A is Jump – My Ice-Fingered Ghost

A is Jump
My Ice-Fingered Ghost

I didn’t believe that My Ice-Fingered Ghost was the debut album by A is Jump. For one, it’s very tight and mature-sounding, which is due to the fact that the band has been playing together in various forms for a number of years and developing its sound. But mostly, the style of pop music here feels so comfortably familiar. It’s like I’m discovering some of my favorite Brit-pop bands all over again.

Before you think Blur or Oasis, I’m talking the Brit-pop that inspired those bands, like Echo & the Bunnymen and XTC. The lead singer, despite being Midwestern in origin, has a warm voice with that ambiguous accent that could easily be British, and his tone is so comfortably fitting with the band’s light guitarwork and mid-tempo, warm rhythms that you may just find this album enveloping you.

The opening “Peeling Space” evokes warm memories of XTC and Echo & the Bunnymen, both in its vocals and the guitar tones, while the album’s highlight, “Invisible Arms,” has a much more original feel. This track has a rolling guitar line and catchy melody, with some nice synth flourishes and reverby guitars. By contrast, there’s a playful indie-pop feel to the keyboard-led “Waited So Long” that’s a nice mid-album change of pace. “Cursing the Green Wave” is a light pop song in feel with some slightly edgy guitars to help it along, and

The band makes some comparisons to My Bloody Valentine and Wire, and I expect that’s due to the production efforts which sometimes take a more layered approach. But on tracks like “Until the Roof Explodes,” which uses some warm washes of sound and interesting vocal effects, I get a more psychedelic feel that reminds me of the Beatles. Perhaps it’s more fitting with the more edgy guitars on the extremely effective “The Sad-Eyed Truth,” which has a stellar bass-line and rhythm, and the spacey “1001 Goals,” which closes the album with more unique effects that wrap around the singer’s smooth voice.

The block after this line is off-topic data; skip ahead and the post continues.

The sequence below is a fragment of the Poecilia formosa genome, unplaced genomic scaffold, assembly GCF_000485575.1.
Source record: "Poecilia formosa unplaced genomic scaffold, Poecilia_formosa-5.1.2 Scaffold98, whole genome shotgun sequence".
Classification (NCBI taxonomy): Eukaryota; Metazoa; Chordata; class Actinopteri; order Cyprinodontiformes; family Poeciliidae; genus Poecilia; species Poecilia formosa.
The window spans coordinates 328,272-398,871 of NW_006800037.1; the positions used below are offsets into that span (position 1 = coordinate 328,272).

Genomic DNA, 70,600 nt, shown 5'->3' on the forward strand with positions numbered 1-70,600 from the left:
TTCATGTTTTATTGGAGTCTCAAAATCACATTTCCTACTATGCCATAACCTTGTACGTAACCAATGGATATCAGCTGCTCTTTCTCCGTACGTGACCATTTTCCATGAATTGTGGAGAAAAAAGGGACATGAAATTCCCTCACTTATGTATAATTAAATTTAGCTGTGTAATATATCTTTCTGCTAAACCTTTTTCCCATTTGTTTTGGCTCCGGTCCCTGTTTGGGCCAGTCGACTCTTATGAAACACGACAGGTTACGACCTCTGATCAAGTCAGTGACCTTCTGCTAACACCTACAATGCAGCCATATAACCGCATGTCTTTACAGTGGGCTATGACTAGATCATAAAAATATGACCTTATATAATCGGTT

While this album evokes memories of mid-80s underground pop, it has a modern indie sound as well, which saves it from being irrelevant. It’s light in tone and catchy enough to prompt repeated listens. Perhaps something in its even-keeled tone makes it a big less memorable than I would expect, but again, this is the band’s debut, and the style is so comfortable and nice that I’d snap up another album by this band in an instant.